The P84 hiking community on Penang Hill is hoping that the state will assist in the establishment of an emergency response team to assist hikers who suffer from sudden cardiac arrest (SCA) while exercising on the hill.
Datuk Jimmy Ong, head of the P84 committee, said the hikers were attempting to form an emergency team for other hikers and bikers.
“Learning cardiopulmonary resuscitation will benefit everyone on our team” (CPR).
CPR is the most immediate thing to perform when someone collapses due to SCA.
“If everyone learns CPR and can provide it, they can at least keep the patient alive until an AED (automated external defibrillator) or rescue team arrives.”
Ong was speaking during an event on the hill where AED devices were handed over to the P84 and P39 Penang Hill committee teams.
The events took place prior to the implementation of full movement control order 3.0 and lockdown.
He warned people to be careful of the intensity of their exercises.
“Some people can go on a 2 to 4hour hike in a single day. They may believe they are healthy.
“However, if cardiac arrest occurs, the response time is quite short, so it all depends on how quickly the people around you react to the situation.”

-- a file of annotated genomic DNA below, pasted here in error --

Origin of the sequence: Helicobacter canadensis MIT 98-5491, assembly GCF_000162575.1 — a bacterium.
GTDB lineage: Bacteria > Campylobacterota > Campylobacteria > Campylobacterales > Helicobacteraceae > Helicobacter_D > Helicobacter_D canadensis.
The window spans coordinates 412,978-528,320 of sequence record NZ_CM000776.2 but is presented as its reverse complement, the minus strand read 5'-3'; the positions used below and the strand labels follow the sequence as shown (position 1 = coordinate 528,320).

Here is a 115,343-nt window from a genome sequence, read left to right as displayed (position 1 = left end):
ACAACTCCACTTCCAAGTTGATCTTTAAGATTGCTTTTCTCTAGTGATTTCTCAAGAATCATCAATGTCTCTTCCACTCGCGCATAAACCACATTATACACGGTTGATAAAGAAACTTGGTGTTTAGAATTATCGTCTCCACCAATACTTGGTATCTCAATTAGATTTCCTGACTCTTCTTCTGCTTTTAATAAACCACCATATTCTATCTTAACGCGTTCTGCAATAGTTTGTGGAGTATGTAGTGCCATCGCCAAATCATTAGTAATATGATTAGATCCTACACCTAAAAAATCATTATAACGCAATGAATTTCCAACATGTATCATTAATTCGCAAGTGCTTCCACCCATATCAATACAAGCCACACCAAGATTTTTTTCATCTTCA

Ng Bong Seng, the chief operating officer of Pantai Hospital, gave two AED machines as donations from the hospital at the ceremony.
The AEDs will be strategically placed on Penang Hill.
10 muraya trees were planted at the rest stop by members of the George Town Lions Club and the P84 crew.
With the two new AEDs, Penang now has 70 publicly accessible AED machines, according to state local government committee chairman Jagdeep Singh Deo.
He went on to say, “We’ll ensure that there are more of these devices in strategic locations.”
He promised the P84 committee that they will consider for having an emergency response team stationed on Penang Hill.
“We already have emergency response teams throughout the state, but perhaps we need one on the hill as well,” he said.
SCA occurs when the heart stops beating suddenly. The person loses consciousness as well as his or her ability to breathe.
The Star posted an exclusive article last July showing how four persons in Penang died of SCA in three weeks.
This occurred immediately after the first MCO was loosened, allowing individuals to participate in sports after being locked up at home for nearly three months.